In order to start the process of probate, you will face many duties. While the process of probate can be extremely lengthy, its an important aspect of handling an estates affairs. Weve taken the time to outline some of the steps that must be accomplished in order to successfully complete the probate process. If you have any questions, or if youd like help understanding probate, contact an estate planning probate attorney.
Producing the original will
In order for the probate court to do its job, you will need to present the original will. Its important to note that the will should not be a copy, but rather an original. The court will use the original will to determine its validity. You will also be asked to submit a statement from one of the witnesses to help prove the validity of the will, unless the will is self-proving.
If no witnesses can be located, the court will also accept a declaration from the attorney who created the will. State laws determine what other methods can be used to help prove that a will is valid.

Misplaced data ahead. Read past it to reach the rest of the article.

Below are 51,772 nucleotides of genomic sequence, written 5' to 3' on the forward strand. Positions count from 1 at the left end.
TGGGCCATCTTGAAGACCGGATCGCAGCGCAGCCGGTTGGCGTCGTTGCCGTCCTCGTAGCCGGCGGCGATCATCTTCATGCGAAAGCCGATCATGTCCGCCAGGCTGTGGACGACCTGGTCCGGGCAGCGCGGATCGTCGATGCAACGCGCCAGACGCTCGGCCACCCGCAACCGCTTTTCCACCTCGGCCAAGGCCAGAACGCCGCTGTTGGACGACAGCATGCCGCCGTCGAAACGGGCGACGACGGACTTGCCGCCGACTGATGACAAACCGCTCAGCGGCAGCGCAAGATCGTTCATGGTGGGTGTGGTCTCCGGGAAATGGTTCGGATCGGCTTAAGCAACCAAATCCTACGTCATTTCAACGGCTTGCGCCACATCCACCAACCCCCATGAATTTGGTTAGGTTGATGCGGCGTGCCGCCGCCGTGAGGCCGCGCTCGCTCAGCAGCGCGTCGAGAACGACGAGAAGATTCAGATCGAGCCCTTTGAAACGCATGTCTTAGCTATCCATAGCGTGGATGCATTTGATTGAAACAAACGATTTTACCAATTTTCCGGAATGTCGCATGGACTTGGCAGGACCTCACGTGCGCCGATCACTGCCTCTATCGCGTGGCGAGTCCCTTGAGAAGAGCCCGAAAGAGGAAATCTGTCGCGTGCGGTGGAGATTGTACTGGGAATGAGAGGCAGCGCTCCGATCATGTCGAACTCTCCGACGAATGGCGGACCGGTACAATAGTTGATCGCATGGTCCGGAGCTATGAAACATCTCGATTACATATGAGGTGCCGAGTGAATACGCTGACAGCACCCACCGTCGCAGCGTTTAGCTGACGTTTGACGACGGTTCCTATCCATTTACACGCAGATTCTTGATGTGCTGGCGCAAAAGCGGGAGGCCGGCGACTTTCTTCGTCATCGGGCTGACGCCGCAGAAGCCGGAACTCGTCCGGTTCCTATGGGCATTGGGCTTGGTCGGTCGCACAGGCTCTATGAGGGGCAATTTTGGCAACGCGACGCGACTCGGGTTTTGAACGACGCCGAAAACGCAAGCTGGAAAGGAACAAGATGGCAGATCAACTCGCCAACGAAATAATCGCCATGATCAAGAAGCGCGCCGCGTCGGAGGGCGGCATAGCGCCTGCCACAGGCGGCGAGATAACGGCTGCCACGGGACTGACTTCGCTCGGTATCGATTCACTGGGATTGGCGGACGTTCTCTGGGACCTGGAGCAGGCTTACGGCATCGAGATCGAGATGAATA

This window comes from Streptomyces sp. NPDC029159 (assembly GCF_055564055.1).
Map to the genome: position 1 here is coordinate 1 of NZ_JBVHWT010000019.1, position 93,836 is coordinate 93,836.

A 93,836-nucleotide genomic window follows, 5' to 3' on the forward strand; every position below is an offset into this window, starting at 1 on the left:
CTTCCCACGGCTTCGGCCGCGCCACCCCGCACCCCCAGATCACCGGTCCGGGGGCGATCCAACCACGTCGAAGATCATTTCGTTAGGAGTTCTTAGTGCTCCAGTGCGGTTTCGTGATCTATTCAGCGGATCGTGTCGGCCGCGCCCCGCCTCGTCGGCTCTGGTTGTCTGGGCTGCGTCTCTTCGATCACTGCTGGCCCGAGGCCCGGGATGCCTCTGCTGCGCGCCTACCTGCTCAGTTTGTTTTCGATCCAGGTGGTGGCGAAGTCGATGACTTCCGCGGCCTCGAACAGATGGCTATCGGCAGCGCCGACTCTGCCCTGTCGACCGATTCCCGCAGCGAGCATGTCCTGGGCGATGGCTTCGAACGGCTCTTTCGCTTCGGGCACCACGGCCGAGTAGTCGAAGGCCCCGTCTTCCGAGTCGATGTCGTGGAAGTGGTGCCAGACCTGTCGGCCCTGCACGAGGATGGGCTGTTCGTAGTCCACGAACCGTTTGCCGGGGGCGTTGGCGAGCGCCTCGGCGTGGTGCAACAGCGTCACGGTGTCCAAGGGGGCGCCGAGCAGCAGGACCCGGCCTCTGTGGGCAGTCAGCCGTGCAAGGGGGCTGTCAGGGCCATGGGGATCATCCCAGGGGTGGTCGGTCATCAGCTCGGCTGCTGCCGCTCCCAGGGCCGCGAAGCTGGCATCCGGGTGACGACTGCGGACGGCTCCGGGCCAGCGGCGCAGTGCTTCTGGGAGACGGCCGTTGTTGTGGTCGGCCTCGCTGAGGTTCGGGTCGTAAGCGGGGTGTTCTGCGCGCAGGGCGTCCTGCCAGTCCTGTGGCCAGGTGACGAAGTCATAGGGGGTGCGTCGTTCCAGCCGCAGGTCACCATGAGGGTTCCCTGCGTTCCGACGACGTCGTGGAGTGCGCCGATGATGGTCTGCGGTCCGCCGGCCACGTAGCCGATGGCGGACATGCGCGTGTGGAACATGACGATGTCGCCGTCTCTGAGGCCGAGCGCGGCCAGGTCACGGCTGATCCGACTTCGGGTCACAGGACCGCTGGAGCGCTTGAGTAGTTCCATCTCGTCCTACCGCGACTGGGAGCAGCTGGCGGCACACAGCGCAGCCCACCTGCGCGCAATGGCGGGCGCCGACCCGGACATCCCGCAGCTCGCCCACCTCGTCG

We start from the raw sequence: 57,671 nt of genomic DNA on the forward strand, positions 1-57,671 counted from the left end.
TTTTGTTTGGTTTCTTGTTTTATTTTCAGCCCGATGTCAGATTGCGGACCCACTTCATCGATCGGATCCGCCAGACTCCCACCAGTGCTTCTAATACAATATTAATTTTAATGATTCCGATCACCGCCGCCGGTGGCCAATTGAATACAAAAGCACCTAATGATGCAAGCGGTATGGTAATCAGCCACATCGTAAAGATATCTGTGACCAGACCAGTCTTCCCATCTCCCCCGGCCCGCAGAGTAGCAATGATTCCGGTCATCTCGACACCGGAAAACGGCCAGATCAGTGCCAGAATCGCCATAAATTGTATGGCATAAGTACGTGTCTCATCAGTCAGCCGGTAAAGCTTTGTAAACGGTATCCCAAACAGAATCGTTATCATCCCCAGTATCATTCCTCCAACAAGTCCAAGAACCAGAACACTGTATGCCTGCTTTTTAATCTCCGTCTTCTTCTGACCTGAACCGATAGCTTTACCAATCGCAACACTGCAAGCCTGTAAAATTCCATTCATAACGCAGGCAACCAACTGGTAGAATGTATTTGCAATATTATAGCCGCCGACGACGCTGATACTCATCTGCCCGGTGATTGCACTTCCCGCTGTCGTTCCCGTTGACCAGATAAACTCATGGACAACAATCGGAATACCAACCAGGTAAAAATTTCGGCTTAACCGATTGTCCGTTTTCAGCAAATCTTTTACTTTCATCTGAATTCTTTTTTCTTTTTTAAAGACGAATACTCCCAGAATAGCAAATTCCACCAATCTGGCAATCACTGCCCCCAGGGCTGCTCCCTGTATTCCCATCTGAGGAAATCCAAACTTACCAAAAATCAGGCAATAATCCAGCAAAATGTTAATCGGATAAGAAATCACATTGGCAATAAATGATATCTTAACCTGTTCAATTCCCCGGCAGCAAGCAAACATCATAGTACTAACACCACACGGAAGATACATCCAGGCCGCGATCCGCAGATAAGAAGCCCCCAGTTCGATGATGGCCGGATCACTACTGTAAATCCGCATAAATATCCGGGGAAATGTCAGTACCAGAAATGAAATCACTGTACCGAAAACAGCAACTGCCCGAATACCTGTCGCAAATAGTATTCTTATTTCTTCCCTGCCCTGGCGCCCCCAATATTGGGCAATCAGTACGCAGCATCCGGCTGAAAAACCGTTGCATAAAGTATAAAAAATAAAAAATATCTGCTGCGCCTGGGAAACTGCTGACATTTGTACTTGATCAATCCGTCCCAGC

If youre unable to find the original will, you may need to do some extra searching.
You may consider contacting the attorney who drafted the will. You may also search the decedents safe-deposit box. In some cases, you may need to publish a notice in the newspaper in order to get information on where the will may be located.
Giving notice to the heirs
Once you file the petition with the court, you will receive an assigned hearing date. This is usually scheduled within 45 days of the petition filing. You must give notice to the heirs that you have begun the steps required in the probate process.
You must follow the court-ordered process of notifying heirs. This includes notifying heirs of the hearing location, time, and date. You must give the court information in order to prove that you gave notice.
Additionally, youre required to publish a newspaper copy of the court petition. This is to give anyone who feels he or she has a claim against the estate, to step forward.
Take a look at the next blog post (parts 3 of 3) for more information on probate.